The vast majority of companies now use cloud storage for store some or all of their data, and there are many cloud services available. Apple iCloud, Google Drive, and Dropbox are some of the most popular options. But, cloud storage has also been met with a lot of suspicion, because there’s something that just feels off about storing data in faraway servers you don’t own or control. So, is it safe to store sensitive customer data in the cloud?
Importance of password safety
The short answer is – yes, it is. In theory, cloud storage is just as secure or even more secure than storing your own data. In a survey by Oracle, 83% of respondents rated cloud security as good or better than traditional storage. The longer answer is – cloud security will be as secure as you make it, and that depends on your own security practices.
When it comes to data security, the physical location of the data is nowhere near as important as your control over the methods used to access that data. If you and other trusted individuals are the only ones with access, it doesn’t matter if the sensitive information is stored in your office, or a server on the other side of the world, or Dropbox’s San Francisco cloud servers. But if you’re careless with your passwords, your firewalls and encryption won’t matter, whether you use the cloud or not.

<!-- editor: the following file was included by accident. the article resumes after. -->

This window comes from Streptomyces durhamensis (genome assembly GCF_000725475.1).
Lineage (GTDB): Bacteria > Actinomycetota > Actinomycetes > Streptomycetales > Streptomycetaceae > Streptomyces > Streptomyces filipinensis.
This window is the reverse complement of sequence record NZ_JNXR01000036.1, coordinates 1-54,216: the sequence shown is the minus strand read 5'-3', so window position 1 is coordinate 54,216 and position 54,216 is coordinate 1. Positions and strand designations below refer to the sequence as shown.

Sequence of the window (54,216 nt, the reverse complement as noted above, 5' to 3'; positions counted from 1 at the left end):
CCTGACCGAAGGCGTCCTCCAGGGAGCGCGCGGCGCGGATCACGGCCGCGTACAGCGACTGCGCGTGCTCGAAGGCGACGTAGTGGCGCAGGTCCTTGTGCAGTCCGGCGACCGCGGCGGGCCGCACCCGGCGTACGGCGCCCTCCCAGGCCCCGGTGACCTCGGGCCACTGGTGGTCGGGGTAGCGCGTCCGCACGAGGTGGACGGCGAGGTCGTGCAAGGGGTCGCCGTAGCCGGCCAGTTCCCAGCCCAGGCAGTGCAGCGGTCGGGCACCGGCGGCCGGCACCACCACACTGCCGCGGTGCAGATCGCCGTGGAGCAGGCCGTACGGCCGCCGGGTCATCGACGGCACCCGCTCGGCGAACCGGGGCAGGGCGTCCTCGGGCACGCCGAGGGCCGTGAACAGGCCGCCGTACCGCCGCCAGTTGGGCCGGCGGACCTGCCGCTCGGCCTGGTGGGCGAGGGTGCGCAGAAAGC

Encryption on encryption
Data stored in the cloud is kept in an encrypted format that would need to be cracked in order for the data to be usable. The encryption keys needed for an intruder to access the information are locked away with the cloud service providers on their company computers. The internal networks at Apple HQ (for example) are ultra-secure, but if you’re concerned about this you can encrypt the data yourself before uploading it to the cloud where it will be encrypted again. Two layers of encryption, with keys held in different places, would be near impossible for intruders to crack.
Security practices are key
The only real chink in the armour of the cloud’s security, is, as with any secure system, the fallibility of the humans using it. Even when using a cloud service with the security of a digital Alcatraz, if hackers can manipulate their victims to give out passwords and mothers’ maiden names, or if a work-from-home employee decides to use their insecure personal device to access sensitive company information, hackers will always have a front door into whatever storage systems you use, cloud or otherwise. The 2015 Data Breach Industry Forecast by Experian found that employees cause around 60% of security incidents (2). It’s simple mistakes and carelessness that we need to be wary of, not elite techno-genius hackers.
The best way to improve your security is not to worry about the cloud, but to improve your and your employees’ own security practices, for example by learning about good password practices.
Access the Oracle and KPMG Cloud Threat Report 2019 here.